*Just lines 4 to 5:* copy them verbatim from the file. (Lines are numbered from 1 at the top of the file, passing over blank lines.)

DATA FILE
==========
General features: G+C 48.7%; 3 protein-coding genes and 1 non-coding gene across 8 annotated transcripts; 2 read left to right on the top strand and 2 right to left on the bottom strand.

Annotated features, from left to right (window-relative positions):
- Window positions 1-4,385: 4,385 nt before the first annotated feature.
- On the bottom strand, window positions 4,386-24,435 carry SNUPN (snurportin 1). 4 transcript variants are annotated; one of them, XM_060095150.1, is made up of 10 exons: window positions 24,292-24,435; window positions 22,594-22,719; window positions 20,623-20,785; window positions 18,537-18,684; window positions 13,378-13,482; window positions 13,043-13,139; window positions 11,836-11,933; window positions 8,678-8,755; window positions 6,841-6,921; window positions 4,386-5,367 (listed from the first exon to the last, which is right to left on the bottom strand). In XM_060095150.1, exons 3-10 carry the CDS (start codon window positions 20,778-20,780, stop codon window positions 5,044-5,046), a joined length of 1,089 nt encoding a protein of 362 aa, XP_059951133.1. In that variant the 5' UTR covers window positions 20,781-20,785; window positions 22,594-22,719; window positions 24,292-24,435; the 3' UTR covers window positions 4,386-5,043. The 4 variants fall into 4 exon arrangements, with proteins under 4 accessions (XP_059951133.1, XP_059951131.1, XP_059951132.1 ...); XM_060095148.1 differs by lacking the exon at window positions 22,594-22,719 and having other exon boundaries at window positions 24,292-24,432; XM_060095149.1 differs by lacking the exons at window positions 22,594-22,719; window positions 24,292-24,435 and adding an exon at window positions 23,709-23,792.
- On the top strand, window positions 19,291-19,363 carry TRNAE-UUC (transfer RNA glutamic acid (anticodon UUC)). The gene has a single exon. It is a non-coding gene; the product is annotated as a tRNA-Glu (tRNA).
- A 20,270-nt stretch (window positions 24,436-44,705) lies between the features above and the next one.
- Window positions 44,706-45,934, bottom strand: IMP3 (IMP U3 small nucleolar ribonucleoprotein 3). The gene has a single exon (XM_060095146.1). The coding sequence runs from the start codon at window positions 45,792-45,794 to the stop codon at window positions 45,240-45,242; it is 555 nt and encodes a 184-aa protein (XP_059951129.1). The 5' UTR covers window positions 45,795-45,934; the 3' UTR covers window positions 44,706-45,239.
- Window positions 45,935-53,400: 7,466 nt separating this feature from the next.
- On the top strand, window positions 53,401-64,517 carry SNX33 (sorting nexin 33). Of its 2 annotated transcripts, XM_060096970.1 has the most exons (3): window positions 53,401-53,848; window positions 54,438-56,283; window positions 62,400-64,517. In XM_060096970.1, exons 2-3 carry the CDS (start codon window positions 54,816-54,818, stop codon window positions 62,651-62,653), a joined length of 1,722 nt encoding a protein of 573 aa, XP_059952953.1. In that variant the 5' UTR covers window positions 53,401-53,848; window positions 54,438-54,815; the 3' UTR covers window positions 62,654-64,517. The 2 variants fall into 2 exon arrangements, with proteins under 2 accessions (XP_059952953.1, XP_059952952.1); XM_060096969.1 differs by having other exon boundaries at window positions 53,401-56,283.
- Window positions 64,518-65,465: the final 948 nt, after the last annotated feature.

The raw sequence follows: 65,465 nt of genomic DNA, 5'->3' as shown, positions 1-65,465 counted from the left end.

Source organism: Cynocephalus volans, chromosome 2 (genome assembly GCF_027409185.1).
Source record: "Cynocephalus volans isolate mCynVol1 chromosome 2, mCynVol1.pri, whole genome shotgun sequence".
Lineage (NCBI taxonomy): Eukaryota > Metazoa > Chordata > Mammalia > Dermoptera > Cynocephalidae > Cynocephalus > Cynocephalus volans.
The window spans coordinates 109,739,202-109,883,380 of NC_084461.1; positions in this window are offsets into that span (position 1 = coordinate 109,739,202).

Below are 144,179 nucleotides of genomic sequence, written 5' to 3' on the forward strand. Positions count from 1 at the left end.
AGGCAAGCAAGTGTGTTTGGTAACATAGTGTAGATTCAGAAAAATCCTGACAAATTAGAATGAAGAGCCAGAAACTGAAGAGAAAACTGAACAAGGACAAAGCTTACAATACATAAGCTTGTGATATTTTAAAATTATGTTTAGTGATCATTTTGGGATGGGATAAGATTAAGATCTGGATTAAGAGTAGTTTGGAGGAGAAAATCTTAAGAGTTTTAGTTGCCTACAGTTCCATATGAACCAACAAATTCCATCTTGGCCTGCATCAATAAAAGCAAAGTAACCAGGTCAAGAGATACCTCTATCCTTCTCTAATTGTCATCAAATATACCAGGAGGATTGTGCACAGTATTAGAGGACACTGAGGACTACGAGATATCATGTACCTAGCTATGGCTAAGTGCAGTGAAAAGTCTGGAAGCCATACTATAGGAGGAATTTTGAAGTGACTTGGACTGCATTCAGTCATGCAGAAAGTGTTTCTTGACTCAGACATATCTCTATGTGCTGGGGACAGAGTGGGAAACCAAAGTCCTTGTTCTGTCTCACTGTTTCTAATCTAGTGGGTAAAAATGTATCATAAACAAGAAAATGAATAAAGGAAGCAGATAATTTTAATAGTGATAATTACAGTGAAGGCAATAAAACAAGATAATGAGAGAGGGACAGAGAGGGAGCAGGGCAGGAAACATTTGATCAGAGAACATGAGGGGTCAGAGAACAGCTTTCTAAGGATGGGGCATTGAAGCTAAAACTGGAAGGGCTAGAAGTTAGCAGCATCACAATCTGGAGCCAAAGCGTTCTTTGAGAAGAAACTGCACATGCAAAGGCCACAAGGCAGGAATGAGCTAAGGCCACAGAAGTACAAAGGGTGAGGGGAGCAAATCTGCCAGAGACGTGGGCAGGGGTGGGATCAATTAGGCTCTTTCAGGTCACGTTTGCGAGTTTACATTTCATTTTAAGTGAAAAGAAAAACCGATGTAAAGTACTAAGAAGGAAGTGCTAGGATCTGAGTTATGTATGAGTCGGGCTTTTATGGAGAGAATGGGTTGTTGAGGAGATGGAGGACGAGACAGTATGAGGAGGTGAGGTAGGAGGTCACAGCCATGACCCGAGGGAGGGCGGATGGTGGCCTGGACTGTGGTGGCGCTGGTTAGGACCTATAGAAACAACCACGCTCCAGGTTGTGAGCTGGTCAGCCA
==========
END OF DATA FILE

- On the bottom strand, window positions 4,386-24,435 carry SNUPN (snurportin 1). 4 transcript variants are annotated; one of them, XM_060095150.1, is made up of 10 exons: window positions 24,292-24,435; window positions 22,594-22,719; window positions 20,623-20,785; window positions 18,537-18,684; window positions 13,378-13,482; window positions 13,043-13,139; window positions 11,836-11,933; window positions 8,678-8,755; window positions 6,841-6,921; window positions 4,386-5,367 (listed from the first exon to the last, which is right to left on the bottom strand). In XM_060095150.1, exons 3-10 carry the CDS (start codon window positions 20,778-20,780, stop codon window positions 5,044-5,046), a joined length of 1,089 nt encoding a protein of 362 aa, XP_059951133.1. In that variant the 5' UTR covers window positions 20,781-20,785; window positions 22,594-22,719; window positions 24,292-24,435; the 3' UTR covers window positions 4,386-5,043. The 4 variants fall into 4 exon arrangements, with proteins under 4 accessions (XP_059951133.1, XP_059951131.1, XP_059951132.1 ...); XM_060095148.1 differs by lacking the exon at window positions 22,594-22,719 and having other exon boundaries at window positions 24,292-24,432; XM_060095149.1 differs by lacking the exons at window positions 22,594-22,719; window positions 24,292-24,435 and adding an exon at window positions 23,709-23,792.
- On the top strand, window positions 19,291-19,363 carry TRNAE-UUC (transfer RNA glutamic acid (anticodon UUC)). The gene has a single exon. It is a non-coding gene; the product is annotated as a tRNA-Glu (tRNA).